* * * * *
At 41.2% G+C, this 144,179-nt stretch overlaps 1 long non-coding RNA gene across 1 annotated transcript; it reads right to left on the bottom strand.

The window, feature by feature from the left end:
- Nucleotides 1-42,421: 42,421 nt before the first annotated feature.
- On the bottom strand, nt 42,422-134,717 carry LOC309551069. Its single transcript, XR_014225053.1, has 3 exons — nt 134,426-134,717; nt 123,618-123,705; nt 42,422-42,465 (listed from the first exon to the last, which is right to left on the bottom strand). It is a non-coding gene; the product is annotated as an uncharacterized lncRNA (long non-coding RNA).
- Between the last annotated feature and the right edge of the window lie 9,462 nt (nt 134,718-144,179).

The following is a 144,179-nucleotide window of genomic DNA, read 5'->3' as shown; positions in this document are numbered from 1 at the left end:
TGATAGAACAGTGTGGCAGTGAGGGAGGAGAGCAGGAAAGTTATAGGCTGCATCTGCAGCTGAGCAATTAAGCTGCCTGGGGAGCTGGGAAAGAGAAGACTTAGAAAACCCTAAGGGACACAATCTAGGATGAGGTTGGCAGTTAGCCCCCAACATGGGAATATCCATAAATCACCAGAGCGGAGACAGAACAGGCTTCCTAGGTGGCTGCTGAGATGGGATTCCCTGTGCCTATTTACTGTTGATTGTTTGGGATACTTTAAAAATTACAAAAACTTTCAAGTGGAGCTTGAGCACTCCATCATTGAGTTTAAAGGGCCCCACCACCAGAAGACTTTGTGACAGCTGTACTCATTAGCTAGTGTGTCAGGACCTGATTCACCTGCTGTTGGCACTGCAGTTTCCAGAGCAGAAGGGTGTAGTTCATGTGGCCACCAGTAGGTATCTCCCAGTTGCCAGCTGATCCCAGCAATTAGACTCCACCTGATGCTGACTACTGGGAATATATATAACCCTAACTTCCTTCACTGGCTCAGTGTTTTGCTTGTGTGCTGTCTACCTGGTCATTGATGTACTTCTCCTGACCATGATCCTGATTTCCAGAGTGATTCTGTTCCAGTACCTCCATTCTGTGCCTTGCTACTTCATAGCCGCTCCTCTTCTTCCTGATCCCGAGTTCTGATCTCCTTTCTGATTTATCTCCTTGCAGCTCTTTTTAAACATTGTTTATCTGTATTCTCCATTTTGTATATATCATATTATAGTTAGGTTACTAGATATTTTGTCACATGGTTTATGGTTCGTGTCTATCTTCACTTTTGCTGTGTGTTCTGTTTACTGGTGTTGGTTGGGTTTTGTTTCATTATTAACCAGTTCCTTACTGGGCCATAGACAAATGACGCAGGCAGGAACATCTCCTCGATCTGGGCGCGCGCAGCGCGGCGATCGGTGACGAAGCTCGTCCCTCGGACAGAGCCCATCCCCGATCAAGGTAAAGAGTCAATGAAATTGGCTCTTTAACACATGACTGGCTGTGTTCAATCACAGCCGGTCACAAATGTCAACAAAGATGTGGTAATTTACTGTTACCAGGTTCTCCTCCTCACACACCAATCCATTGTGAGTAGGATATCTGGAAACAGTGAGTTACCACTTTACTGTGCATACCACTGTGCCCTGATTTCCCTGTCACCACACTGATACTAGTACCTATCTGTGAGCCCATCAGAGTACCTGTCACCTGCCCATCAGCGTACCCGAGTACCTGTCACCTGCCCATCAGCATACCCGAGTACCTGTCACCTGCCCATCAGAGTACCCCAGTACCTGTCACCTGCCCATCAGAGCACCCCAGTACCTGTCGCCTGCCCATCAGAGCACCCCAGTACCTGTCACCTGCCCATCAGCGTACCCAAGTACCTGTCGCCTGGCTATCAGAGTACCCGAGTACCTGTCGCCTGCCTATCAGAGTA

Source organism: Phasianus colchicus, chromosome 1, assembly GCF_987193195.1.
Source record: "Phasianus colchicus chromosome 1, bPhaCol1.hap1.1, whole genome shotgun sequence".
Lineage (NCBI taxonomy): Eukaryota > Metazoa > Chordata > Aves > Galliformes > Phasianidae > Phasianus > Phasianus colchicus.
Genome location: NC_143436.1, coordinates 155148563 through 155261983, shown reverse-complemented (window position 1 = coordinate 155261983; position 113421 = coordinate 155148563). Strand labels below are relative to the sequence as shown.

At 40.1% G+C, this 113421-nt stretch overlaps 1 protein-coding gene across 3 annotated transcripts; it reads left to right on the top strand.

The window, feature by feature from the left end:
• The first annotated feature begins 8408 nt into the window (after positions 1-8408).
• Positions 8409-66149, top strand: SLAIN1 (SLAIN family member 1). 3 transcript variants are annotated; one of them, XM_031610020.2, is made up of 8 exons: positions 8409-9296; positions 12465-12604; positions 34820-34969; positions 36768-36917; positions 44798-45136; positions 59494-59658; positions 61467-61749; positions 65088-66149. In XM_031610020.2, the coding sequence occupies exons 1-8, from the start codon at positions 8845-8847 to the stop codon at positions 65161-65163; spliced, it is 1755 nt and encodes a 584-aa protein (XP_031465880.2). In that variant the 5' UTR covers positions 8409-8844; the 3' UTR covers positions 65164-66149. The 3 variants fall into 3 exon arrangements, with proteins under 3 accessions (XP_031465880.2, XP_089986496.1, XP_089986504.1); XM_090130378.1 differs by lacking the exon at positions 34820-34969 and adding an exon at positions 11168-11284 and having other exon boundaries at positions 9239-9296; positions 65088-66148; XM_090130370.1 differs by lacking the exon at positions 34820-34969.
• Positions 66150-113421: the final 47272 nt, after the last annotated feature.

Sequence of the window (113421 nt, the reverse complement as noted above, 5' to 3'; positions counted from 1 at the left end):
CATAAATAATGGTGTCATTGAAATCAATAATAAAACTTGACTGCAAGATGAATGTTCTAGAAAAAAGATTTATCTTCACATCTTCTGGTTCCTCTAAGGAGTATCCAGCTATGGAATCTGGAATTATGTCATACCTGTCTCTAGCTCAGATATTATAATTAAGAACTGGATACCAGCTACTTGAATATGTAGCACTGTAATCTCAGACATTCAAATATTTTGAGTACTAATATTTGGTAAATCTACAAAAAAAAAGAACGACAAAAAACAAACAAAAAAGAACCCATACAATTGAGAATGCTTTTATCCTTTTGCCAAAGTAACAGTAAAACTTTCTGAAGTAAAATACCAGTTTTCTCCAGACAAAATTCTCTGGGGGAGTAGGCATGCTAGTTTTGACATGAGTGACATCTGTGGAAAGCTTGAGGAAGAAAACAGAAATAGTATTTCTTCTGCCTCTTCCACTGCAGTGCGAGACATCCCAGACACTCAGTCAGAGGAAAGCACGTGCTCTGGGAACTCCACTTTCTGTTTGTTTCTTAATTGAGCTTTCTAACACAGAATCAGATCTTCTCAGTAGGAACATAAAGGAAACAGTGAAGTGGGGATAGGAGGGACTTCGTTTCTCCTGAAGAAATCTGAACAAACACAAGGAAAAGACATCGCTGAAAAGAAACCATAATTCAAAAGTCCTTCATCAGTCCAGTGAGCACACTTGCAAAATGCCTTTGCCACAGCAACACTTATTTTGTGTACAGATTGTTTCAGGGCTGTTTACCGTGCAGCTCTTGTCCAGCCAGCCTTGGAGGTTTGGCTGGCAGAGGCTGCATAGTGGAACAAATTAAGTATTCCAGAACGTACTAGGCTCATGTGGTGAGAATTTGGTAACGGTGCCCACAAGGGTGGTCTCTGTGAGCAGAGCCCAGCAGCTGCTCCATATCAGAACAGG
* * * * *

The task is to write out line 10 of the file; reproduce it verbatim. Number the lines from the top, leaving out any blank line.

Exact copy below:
Lineage (NCBI taxonomy): Eukaryota > Metazoa > Chordata > Aves > Galliformes > Phasianidae > Phasianus > Phasianus colchicus.